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Friday, May 24, 2019

Friday links

Fans of Hitchhiker's Guide to the Galaxy: don't panic - May 25th is Towel Day!

Napoleon’s Looted Art: he and his troops pillaged art on a vast scale. What did they take and what happened to it?


The Tactical Order of Dressing: An Illustrated Guide (as taught to military and emergency personnel). Related: Because it's important to always be battle-ready: How to Poop Like a Samurai.



ICYMI, most recent links are here, and include turning everyday items into improvised weapons, treating depression by smoking psychedelic toad milk, and why car keys stopped working in one small Ohio town.

Thursday, May 23, 2019

For fans of Hitchhiker's Guide to the Galaxy: don't panic - today is Towel Day!

It's Towel Day, a day to honor the late Douglas Adams (wiki) and the first book of his 5-book "trilogy", The Hitchhiker's Guide to the Galaxy (trailer for the movie version is below). The quote regarding the importance of always carrying a towel (I keep one in the trunk of my car):
A towel, is about the most massively useful thing an interstellar hitchhiker can have. Partly it has great practical value. You can wrap it around you for warmth as you bound across the cold moons of Jaglan Beta; you can lie on it on the brilliant marble-sanded beaches of Santraginus V, inhaling the heady sea vapors; you can sleep under it beneath the stars which shine so redly on the desert world of Kakrafoon; use it to sail a miniraft down the slow heavy River Moth; wet it for use in hand-to-hand-combat; wrap it round your head to ward off noxious fumes or avoid the gaze of the Ravenous Bugblatter Beast of Traal (such a mind-boggingly stupid animal, it assumes that if you can't see it, it can't see you)*; you can wave your towel in emergencies as a distress signal, and of course dry yourself off with it if it still seems to be clean enough.
More importantly, a towel has immense psychological value. For some reason, if a strag (strag: nonhitchhiker) discovers that a hitchhiker has his towel with him, he will automatically assume that he is also in possession of a toothbrush, washcloth, soap, tin of biscuits, flask, compass, map, ball of string, gnat spray, wet-weather gear, space suit etc., etc. Furthermore, the strag will then happily lend the hitchhiker any of these or a dozen other items that the hitchhiker might have accidentally "lost.". What the strag will think is that any man that can hitch the length and breadth of the Galaxy, rough it, slum it, struggle against terrible odds, win through and still know where his towel is, is clearly a man to be reckoned with.
Hence a phrase that has passed into hitchhiking slang, as in "Hey, you sass that hoopy Ford Prefect? There's a frood who really knows where his towel is." (Sass: know, be aware of, meet, have sex with; hoopy: really together guy; frood: really amazingly together guy.)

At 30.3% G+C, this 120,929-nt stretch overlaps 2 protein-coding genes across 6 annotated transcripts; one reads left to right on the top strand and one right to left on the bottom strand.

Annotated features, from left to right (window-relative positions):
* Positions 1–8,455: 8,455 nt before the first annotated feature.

*Here's an animated version of "wrap it round your head to ward off noxious fumes or avoid the gaze of the Ravenous Bugblatter Beast of Traal (such a mind-boggingly stupid animal, it assumes that if you can't see it, it can't see you)":



Here's the trailer for the 2005 movie:



BT.com has a a non-hitchhiker’s guide to Towel Day.

Via Lemonly.com:


If you're a real Adams fan, check out this Kinja post on adaptations of some of his other works.

Tuesday, May 21, 2019

The Tactical Order of Dressing: An Illustrated Guide (as taught to military and emergency personnel)

“Place your clothes and weapons where you can find them in the dark.”

Robert A. Heinlein, The Notebooks of Lazarus Long


Via the blog of Art of Manliness comes this useful post:
If you were suddenly awoken in the middle of the night and needed to go outside to fight off a threat or evacuate from your home, in what order would you don your clothes? Does it matter?
Military and emergency personnel are often taught a specific order in which to put on their clothes that is most efficient and effective. On ITS Tactical, Bryan Black shared the order of dressing he picked up in BUD/s: First you pull on your pants, because you’re going to need something to protect your lower body from brush, debris, hot shell casings, and what have you. Then you’ll put on your boots. If you’re not going far, you might be able to get by in bare feet, but you’ll need to be shod if you’ll be moving out over rough terrain. 
David Guttenfelder. AP
Whether you put on socks or not is dependent on how much time you have; if seconds matter, you can go without. In boots and pants you’re pretty well set. If you have time, you grab a shirt too.
Of course, if a threat is truly imminent, you may need to face it down in whatever it is you wore (or didn’t wear) to bed. Like this soldier in Afghanistan who was roused from sleep by enemy fire on his post in eastern Afghanistan, and took on the enemy in his pink “I Love New York” boxers.
More at the Art of Manliness blog.

Related posts:

Because it's important to always be battle-ready: How to Poop Like a Samurai.

Dave Barry's Manliness Manifesto is a hoot.

3 Ways to Escape Zip Ties: An Illustrated Guide.

Monday, May 20, 2019

In 2014 SCOTUS ruled that an Illinois law forcing home health-care workers—paid with Medicaid funds—to pay union dues was unconstitutional. In 2017, unions were still collecting $150M